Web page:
The following week, I made the mistake of taking my son to a park where they have some farm animals to look at. There were different breeds of chicken wandering all over the place, and I thought how cool it was to have a variety. It got me thinking that we could PROBABLY stand to get 2 more chicks. I started researching more online to decide what breed would be good, and where I could get some. I called the local feed store back and they said they had a batch of Light Brahmas. Well wouldn't you know, that was one of the few breeds I had decided would be a great addition to our flock! I immediately drove down there and picked up 2 of the little ladies. I asked the man at the feed store if it would be ok to add them to the same brooder as the Buff Orpingtons, and he said it should be fine. He said we might be surprised by the dynamics. They are only about a week and a half younger, and they are both pretty docile breeds. So, home I went, and introduced the girls to their new sisters.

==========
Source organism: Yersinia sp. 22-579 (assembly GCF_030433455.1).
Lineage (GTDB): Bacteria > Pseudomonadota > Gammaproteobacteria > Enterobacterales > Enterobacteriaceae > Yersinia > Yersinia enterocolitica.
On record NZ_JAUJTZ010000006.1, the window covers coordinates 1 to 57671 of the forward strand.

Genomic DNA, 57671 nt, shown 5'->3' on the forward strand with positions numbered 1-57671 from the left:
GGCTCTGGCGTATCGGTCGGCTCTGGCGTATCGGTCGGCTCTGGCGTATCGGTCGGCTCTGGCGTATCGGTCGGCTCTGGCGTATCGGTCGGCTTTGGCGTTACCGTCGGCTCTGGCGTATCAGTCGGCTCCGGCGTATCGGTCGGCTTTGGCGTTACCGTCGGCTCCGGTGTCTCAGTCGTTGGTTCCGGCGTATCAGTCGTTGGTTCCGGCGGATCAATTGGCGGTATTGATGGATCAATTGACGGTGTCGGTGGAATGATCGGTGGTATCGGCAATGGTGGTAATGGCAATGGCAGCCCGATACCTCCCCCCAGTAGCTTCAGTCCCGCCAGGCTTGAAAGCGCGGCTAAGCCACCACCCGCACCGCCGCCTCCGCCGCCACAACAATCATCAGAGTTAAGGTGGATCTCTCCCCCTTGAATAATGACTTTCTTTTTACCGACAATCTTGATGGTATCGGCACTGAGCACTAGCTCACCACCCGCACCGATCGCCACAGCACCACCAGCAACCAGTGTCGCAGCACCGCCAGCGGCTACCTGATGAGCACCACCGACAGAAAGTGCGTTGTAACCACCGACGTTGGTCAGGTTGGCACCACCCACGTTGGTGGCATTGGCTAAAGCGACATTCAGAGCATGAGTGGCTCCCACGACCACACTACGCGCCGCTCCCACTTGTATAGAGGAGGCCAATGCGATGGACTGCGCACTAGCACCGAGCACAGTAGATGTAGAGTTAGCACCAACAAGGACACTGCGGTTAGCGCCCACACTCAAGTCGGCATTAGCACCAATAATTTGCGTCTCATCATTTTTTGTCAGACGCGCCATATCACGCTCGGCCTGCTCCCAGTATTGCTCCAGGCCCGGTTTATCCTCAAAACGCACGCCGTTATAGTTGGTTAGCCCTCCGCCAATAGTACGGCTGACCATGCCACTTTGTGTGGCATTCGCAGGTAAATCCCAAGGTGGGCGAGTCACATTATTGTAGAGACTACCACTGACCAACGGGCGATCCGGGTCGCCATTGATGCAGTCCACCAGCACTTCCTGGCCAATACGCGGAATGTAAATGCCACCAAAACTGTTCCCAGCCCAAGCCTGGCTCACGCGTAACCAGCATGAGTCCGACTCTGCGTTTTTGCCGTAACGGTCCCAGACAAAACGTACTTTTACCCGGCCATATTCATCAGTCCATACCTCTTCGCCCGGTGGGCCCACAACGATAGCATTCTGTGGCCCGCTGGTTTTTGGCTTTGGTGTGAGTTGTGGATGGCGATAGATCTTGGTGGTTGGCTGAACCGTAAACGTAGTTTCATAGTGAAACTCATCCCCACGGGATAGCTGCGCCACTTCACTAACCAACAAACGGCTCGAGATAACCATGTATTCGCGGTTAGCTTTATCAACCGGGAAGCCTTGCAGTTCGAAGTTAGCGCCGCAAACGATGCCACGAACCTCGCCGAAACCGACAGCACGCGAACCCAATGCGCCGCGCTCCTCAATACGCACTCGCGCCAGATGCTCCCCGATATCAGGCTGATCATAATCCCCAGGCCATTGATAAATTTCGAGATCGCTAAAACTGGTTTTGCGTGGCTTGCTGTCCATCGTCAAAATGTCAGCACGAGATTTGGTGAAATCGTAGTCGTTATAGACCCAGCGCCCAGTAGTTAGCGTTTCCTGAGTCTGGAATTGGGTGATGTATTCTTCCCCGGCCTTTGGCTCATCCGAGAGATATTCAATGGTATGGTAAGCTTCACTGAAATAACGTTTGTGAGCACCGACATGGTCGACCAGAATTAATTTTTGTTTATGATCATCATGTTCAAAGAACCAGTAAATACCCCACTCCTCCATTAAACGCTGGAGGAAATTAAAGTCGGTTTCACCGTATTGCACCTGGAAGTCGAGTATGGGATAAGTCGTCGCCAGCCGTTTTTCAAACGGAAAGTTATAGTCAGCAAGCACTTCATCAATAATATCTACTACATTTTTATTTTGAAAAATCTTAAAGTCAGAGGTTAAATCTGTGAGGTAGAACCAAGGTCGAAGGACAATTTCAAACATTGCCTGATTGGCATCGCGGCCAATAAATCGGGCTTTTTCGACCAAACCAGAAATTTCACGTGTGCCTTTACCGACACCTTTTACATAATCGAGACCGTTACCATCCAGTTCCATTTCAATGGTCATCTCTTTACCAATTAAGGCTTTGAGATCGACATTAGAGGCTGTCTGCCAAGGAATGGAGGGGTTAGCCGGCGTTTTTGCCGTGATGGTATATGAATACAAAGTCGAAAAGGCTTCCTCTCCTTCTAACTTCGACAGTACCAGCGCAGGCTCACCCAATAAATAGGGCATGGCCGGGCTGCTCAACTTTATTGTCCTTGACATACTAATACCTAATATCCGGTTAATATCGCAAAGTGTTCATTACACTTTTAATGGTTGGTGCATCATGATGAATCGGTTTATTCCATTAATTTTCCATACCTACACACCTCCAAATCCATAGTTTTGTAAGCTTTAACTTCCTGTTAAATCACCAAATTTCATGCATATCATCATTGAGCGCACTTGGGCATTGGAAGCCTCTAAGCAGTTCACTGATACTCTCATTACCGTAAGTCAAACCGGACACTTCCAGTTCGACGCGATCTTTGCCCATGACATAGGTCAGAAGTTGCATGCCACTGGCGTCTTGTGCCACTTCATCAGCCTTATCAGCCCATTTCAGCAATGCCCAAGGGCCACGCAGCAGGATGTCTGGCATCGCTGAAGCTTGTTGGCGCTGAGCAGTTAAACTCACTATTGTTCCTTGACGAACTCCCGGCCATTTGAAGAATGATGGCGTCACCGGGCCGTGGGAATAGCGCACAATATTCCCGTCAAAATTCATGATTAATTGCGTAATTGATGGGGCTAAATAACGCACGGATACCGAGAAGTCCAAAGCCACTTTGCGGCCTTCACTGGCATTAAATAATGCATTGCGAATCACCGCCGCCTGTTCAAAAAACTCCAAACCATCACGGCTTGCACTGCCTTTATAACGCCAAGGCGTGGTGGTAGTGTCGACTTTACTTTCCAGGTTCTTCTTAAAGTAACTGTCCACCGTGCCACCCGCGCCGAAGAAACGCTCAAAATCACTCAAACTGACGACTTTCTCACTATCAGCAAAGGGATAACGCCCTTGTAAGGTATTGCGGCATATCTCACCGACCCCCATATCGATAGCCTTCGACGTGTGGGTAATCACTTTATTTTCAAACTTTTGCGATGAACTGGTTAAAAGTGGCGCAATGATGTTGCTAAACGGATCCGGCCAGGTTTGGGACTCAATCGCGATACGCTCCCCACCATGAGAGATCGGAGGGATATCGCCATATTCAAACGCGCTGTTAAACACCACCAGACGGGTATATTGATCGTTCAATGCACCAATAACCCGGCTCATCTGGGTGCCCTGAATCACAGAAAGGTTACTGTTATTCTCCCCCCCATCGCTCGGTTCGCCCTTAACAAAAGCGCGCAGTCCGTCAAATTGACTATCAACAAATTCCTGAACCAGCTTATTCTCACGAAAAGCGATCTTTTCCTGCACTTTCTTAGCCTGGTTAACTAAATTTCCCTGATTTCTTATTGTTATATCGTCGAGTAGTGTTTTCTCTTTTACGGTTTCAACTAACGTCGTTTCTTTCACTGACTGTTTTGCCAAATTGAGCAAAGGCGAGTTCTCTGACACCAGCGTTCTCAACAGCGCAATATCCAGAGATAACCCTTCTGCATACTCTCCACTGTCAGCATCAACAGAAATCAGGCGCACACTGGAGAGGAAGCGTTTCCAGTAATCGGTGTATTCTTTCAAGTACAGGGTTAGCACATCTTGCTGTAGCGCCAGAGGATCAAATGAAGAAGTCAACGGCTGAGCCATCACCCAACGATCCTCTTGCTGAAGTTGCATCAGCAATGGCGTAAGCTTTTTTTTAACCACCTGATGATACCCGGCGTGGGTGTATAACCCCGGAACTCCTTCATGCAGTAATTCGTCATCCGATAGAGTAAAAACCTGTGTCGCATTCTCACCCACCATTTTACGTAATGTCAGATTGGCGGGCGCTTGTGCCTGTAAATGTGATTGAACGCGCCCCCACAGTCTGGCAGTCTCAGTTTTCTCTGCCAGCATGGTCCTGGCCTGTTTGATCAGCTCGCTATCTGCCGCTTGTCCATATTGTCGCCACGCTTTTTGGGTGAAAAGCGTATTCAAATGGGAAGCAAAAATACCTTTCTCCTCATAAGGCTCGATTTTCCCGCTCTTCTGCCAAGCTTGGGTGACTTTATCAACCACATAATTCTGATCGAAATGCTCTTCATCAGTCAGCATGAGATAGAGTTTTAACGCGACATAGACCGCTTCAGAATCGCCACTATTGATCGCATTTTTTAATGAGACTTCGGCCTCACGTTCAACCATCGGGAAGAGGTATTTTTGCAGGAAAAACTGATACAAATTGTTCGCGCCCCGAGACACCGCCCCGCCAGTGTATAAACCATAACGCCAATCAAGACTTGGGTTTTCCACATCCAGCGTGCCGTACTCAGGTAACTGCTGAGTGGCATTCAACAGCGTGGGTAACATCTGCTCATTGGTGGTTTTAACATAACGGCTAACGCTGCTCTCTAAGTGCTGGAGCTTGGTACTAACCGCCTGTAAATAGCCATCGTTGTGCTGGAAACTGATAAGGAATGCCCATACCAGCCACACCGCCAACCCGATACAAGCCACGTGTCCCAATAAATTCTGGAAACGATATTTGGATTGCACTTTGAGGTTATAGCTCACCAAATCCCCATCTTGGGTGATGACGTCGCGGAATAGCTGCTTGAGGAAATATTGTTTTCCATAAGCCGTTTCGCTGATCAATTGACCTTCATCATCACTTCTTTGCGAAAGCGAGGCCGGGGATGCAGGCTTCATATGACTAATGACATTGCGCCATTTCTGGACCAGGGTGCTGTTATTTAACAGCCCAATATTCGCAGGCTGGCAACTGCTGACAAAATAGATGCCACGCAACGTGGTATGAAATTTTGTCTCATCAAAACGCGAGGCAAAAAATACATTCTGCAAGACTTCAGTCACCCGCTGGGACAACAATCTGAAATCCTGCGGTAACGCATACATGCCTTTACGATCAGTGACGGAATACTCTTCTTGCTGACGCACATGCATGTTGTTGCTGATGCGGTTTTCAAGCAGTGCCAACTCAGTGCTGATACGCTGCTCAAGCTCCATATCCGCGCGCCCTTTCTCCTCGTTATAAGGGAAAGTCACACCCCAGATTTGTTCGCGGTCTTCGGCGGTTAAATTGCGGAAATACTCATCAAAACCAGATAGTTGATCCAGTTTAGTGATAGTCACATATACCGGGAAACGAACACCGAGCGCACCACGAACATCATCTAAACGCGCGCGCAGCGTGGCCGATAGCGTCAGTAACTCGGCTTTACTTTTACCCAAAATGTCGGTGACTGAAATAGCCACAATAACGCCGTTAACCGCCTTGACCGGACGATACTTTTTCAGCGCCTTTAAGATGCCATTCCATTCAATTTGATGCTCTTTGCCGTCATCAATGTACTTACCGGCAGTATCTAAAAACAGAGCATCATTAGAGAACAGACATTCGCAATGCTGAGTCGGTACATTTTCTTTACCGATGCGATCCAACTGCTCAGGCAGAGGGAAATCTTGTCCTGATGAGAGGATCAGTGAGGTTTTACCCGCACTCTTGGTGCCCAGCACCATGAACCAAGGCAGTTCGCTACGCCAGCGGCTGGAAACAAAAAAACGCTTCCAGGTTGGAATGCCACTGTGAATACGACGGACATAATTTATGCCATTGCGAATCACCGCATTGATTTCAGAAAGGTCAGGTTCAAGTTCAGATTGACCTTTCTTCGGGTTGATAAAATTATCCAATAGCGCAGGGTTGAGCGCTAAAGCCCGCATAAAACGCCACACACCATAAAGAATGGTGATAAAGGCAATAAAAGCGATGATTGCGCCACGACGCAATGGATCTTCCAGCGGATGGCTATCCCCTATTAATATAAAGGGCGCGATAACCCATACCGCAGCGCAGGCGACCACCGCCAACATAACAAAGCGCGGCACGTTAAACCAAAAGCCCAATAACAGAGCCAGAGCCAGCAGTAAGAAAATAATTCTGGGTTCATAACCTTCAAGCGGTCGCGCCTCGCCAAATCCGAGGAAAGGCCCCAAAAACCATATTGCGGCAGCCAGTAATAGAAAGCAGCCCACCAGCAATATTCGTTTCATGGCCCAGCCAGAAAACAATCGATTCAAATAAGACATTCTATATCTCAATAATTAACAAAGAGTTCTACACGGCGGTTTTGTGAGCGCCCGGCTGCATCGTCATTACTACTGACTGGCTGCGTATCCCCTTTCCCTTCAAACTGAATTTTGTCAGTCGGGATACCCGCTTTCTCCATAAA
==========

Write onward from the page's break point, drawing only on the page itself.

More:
Notice the BOs huddling in the corner in fear!


They got over their shyness quickly and get along great. As you can see from this pic, we quickly discovered how important it is to raise the water a bit off the floor. They were filling it with shavings by scratching around so much.

We told my son's daycare provider about getting chicks, and she asked if we could bring them into the daycare one day. We thought, why not? They had a Rubbermaid tub set up, so it was pretty easy just packing up the chicks, their feeder, water, and the heat lamp. My son loved having his baby chicks at daycare.
That was the day however that we really started worrying about the very smallest of the BOs. She was so very much smaller than her sisters, and she seemed like she was kind of lethargic and staying away from the rest of the flock. Over the next few days, I kept expecting to find her dead when I would come down to see them in the mornings.